The Federal Reserve, as an example, would then be the government equivalent of a financial holding company (FHC but without outsourcing that financial management to Blackrock and the like) (with some recent experience under its belt having accumulated significant private securities on its balance sheet), but with the objective function of its mandate unlike a private sector financial holding company. All other financial sector regulation and payments systems must still be divested from the Fed to the Treasury and consumer protection functions to the Federal Trade Commission (FTC) to avoid conflict of interest, with both the Fed and the Treasury jointly accountable to the Congress. This structure and policy operations for monetary policy will help better direct private capital flows around the world, to avoid debacles such as Greece. Such a structure can also intrinsically bring global financial stability within the purview of the International Monetary Fund (IMF) under its current mandate.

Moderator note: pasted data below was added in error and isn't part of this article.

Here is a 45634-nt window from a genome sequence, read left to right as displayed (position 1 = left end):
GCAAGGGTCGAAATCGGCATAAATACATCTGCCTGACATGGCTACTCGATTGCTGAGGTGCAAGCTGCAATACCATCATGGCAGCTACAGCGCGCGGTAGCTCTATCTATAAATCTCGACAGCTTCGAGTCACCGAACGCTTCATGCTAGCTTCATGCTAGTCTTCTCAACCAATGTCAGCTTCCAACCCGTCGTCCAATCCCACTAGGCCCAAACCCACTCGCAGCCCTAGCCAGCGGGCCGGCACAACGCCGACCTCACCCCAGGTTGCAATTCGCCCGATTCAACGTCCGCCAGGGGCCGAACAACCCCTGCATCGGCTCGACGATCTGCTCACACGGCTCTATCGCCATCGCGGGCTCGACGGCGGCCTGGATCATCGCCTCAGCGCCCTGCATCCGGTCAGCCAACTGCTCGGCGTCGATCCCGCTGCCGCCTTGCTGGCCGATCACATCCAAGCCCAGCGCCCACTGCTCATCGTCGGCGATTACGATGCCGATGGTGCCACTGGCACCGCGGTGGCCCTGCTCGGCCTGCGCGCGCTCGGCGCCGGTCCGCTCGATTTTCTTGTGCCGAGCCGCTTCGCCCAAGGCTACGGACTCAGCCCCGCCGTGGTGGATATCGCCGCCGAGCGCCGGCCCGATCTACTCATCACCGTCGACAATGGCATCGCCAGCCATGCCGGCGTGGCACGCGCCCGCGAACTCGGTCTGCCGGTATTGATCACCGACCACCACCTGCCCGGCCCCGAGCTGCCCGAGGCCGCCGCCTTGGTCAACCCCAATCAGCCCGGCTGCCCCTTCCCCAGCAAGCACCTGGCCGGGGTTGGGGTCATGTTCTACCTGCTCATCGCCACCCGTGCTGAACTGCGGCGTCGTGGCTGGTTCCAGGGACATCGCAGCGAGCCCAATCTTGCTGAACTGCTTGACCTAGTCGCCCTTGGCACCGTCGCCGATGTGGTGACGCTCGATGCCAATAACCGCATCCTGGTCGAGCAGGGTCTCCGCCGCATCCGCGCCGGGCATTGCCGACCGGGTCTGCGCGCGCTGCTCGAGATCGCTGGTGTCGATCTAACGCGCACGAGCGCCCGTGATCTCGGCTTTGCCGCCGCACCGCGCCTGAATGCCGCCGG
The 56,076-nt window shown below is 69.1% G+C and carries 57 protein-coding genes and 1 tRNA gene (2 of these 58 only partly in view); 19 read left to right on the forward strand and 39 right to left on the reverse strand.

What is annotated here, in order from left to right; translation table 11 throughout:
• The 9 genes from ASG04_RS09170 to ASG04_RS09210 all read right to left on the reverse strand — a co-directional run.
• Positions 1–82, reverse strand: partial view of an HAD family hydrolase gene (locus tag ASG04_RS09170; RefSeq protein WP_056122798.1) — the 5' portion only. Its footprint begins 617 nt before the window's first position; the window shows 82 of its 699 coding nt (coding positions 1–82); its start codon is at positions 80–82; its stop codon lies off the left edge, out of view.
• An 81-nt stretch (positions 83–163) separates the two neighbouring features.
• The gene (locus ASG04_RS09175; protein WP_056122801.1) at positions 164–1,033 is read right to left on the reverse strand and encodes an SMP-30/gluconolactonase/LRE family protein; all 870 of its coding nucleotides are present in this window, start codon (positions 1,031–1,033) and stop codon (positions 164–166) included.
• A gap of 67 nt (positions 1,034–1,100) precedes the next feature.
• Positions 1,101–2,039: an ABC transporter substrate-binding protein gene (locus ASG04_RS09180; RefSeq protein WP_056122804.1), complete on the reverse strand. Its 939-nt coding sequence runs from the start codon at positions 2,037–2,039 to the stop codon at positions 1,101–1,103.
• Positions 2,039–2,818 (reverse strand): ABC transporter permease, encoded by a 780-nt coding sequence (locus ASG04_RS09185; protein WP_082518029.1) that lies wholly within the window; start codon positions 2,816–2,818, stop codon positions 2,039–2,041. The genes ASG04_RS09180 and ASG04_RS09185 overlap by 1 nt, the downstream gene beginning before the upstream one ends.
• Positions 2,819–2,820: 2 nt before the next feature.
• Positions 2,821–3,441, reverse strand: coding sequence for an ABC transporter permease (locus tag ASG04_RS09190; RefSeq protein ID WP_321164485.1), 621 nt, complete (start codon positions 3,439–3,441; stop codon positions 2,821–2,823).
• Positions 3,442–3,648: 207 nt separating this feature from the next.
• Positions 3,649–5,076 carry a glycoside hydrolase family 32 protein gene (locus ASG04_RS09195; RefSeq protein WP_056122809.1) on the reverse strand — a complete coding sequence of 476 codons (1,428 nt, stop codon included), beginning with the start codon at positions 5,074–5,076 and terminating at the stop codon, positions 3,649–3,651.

The post-crisis world requires a new book on economics. And this is its beginning in concept and can be its beginning in practice.

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About Chandrashekar (Chandra) Tamirisa

http://www.thecommonera.com/Common_Era/Me.html
This entry was posted in Economics, Financial Regulation, Foreign Policy, Politics, Transformations LLC and tagged , , . Bookmark the permalink.